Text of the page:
Fundamentals of Shadowboxing



Shadowboxing is a super versatile and valuable tool that anyone can use to enhance movement, balance, coordination, and improve their training and overall fight game.


The reason I believe it is fundamental to incorporate and include shadowboxing into training is because of how well it establishes a solid foundation source to build upon whatever your MMA goals are. Whether it be solely for fitness and recreation, or fighting performance.


I've mentioned this before in one of my previous posts, but shadowboxing can be awkward and weird in the beginning when you're not used to it. It takes time and proper practice (emphasis on 'proper') to get the hang of it, find your rhythm, and blend in with a good fluid execution of this tool. But the more you do it and stay consistent with it, the more you will evidently harvest its long-lasting rewards.


Shadowboxing is a super versatile and valuable tool that anyone can use to enhance movement, balance, coordination, and improve their training and overall fight game.

Shadowboxing allows you to better explore your natural movement and way of going. You capitalize on your strengths and work to improve and smooth out your deficiencies. It allows you to work on coordination, balance, speed, power, cadence, footwork, technique refinement, mental blueprinting and practice for fight strategies and combinations, and more.


It's a super enhancer for MMA performance, both inside and outside the ring.


Here's a few great ways to make sure shadowboxing is optimizing your training routine and to use it to your fullest potential.


1. DEVELOP A ROUTINE

Be specific with it. Are you just loosening up for training and using it to simply warm up and prime your muscles for training? Or are you approaching it in the mentality that it is to map out fight tactics for an upcoming competition and you are working to formulate a combat plan?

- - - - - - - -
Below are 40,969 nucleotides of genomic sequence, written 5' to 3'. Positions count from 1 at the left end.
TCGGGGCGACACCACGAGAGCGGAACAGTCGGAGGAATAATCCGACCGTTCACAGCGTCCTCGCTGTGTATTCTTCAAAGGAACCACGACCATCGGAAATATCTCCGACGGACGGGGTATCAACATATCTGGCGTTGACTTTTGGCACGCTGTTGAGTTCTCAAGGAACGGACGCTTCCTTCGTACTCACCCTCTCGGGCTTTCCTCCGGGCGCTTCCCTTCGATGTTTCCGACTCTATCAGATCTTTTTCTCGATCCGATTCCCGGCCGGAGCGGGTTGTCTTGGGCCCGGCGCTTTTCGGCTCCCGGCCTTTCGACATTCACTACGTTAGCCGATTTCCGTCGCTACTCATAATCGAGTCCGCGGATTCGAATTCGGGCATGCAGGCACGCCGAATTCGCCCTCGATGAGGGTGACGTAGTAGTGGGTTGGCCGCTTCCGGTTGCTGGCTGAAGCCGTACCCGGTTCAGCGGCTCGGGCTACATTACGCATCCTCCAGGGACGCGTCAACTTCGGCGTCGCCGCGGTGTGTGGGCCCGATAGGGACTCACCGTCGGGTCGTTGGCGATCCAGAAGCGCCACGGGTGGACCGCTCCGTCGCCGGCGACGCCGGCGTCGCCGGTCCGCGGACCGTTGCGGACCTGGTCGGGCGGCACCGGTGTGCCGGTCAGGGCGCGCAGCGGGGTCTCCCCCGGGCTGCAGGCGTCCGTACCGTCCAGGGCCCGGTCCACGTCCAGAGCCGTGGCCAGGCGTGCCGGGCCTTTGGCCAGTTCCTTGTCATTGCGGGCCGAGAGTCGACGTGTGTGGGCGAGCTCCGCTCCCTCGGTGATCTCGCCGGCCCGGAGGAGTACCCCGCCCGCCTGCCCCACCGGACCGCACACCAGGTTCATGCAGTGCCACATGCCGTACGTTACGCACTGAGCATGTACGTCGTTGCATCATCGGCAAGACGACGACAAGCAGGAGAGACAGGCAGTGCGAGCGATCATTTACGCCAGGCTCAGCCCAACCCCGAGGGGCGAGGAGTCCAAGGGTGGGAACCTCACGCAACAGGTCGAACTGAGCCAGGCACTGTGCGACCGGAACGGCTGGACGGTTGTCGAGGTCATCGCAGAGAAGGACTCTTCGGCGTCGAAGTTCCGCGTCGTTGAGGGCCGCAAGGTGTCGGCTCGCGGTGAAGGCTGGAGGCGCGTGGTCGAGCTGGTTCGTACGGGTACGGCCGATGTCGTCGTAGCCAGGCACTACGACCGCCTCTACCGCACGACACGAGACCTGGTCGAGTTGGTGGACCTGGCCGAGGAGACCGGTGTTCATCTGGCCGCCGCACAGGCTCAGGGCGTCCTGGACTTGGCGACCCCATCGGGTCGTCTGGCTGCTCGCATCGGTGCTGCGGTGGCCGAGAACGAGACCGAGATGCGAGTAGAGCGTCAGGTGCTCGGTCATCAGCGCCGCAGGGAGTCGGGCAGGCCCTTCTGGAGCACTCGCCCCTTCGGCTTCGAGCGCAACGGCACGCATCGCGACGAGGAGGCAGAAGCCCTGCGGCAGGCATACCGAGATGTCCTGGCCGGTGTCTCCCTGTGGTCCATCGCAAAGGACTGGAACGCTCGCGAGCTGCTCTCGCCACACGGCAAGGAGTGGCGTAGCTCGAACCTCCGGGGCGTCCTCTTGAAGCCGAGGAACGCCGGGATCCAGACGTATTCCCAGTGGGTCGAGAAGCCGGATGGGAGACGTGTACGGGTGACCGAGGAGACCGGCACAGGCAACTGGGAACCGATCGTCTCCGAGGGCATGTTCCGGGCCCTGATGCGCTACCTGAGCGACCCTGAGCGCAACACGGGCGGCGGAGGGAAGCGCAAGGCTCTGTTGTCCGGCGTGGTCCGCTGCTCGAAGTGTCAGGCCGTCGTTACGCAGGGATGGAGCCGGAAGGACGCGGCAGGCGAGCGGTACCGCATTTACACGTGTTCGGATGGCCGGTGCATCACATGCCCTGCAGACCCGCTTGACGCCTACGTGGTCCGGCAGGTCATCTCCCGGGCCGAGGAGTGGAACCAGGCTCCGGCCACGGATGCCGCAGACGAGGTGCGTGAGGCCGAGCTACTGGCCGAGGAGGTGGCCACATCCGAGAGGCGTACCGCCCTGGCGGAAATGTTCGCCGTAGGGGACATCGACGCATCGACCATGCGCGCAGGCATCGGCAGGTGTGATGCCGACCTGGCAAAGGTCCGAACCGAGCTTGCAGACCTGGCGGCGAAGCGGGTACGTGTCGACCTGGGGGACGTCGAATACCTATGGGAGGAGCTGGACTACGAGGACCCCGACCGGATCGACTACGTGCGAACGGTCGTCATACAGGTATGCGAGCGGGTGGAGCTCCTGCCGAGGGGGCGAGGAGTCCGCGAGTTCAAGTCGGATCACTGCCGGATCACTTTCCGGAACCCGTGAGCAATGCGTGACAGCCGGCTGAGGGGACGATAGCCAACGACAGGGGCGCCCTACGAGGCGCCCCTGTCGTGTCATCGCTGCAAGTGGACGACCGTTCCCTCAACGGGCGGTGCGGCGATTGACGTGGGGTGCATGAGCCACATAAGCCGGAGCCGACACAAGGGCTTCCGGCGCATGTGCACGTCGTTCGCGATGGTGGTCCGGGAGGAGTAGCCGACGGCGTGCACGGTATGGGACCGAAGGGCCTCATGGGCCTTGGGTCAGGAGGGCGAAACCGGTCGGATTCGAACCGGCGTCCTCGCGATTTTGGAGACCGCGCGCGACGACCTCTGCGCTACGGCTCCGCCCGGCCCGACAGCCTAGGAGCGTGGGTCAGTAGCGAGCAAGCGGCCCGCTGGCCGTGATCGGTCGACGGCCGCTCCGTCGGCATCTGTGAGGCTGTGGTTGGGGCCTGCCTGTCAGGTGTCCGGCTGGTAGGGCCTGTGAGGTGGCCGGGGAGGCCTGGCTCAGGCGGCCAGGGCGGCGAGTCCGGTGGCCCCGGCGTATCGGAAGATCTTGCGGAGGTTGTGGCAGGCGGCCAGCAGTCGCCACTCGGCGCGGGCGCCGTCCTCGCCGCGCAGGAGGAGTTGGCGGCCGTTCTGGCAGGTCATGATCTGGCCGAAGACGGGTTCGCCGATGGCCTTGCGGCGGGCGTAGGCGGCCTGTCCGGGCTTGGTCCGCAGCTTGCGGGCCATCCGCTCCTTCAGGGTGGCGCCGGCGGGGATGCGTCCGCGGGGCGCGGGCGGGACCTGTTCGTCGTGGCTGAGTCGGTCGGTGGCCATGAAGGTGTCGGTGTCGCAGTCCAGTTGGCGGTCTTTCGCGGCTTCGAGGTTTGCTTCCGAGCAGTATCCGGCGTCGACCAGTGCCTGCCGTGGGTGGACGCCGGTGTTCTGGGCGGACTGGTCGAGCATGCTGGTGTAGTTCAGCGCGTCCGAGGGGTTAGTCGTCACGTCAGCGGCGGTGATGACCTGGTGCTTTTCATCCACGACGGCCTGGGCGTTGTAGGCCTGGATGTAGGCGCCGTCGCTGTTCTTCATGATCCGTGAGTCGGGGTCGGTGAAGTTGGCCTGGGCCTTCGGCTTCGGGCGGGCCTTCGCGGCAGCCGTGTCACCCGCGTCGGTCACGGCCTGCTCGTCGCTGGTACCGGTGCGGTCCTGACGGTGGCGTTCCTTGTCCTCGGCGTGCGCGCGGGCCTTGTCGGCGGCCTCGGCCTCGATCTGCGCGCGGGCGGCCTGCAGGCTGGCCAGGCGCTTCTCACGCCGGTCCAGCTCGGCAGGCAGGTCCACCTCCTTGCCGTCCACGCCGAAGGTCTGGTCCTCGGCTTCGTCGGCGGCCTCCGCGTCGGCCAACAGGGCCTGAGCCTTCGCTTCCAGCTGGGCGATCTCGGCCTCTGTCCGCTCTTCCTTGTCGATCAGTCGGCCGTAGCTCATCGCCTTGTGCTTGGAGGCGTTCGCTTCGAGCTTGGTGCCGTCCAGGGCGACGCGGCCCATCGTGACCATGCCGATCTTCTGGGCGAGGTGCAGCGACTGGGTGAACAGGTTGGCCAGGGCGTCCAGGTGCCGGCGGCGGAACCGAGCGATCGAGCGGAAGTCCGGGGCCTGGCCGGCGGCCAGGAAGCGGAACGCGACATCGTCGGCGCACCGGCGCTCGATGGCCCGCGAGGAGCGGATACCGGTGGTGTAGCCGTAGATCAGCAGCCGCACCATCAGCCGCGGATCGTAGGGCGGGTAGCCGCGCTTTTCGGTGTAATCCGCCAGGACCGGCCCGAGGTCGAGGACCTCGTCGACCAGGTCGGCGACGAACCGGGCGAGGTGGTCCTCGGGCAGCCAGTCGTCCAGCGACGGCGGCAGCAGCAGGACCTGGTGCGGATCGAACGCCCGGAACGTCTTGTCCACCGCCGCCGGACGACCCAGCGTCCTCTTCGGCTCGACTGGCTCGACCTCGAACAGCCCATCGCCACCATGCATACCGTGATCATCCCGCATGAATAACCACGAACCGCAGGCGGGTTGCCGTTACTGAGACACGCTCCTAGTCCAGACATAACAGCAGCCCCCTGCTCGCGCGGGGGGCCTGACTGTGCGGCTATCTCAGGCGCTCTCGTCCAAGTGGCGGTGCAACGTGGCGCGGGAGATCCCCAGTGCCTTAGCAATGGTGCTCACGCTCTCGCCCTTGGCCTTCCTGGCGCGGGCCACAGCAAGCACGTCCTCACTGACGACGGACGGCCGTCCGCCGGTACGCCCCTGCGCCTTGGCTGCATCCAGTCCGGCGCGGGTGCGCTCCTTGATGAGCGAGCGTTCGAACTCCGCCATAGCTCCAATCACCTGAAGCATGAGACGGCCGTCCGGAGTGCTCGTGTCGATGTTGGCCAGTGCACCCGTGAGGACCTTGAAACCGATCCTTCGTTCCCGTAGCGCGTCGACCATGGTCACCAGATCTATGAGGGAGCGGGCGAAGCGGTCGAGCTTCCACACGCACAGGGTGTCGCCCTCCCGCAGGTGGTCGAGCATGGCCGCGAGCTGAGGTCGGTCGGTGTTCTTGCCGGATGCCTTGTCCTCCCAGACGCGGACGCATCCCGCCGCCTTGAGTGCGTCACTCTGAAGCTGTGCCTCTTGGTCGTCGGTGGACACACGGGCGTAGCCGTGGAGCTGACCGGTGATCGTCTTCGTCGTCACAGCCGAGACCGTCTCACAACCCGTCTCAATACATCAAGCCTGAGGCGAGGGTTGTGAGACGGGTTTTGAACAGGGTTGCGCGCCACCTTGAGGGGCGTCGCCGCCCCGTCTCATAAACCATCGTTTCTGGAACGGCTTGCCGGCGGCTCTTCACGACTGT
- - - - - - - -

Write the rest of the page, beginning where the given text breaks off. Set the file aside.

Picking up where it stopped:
Answering this question will dictate how you go about your shadowboxing.


2. PROPER TECHNIQUE IS ABSOLUTELY KEY

One major component that cannot -and should not- be neglected is technique.


This point can't be emphasized enough. There's multiple reasons for making sure application of accurate technique is implemented. Safety and trying to mitigate injury as much as possible is one of them.


The other reason is because technique ensures the effectiveness of the biomechanics of the movement isn't compromised. It also preserves the integrity of the power, precision, and speed in which you're trying to accomplish. Proper technique won't leak any power and will retain it in a nice, compact form that when unleashed, will unravel a host of damage and effect. You don't want to be "leaking" any efficacy from the execution.


When you're working to get good at shadowboxing and improve and better yourself in it, what you're doing is participating in a catalyst of power. Technique isn't just to ensure you're performing it right, but also because of how it translates out into the actual application portion of your training and fighting. Your form becomes more superior when optimal and accurate technique is applied, and it also makes sure that you can have the upper hand on your opponent -assuming you're fighting.


Weird as it is, I don't compete in MMA fights, but if you "pretend" you're fighting someone or training to fight someone, there's a mental shift that helps you to be more engaged into the practice, you try harder, and it's just a lot more fun that way. You become more interactive in how you try to dodge, attacks, counter-attack your imaginary opponent and it puts your mind into this frame of trying harder to strike and more with more accuracy and proper form.

When you're working to get good at shadowboxing and improve and better yourself in it, what you're doing is participating in a catalyst of power.

I am spending more time on emphasizing on technique because if you can't sharpen this edge in your training well enough, the rest will remain dull. Improving your mechanics and the way you move in executing your punches, kicks, and overall maneuvers will dramatically complement the rest of your fight training in general and make you more overall aware of how you're applying it to training demanded of from your coach and instructors. It also makes certain you have access to a much better experience. Proper technique applied compared to sloppy technique will make or break your ability to progress and improve, and even just enjoy your training in general. So get it down correctly.


3. Eye Placement

Where focus goes, your body follows -or energy flows.


This is also true of anything you're doing physically. Wherever your eye placement is, you'll notice your body -even without you realizing- will orient itself in that direction as well. It's a natural thing we do. If you notice when you're driving a car, and you get momentarily distracted to the left or right to gaze at something outside the window, you look straight ahead again and all it took was those few seconds to shift your car almost out of the lane without realizing it. I've done this plenty.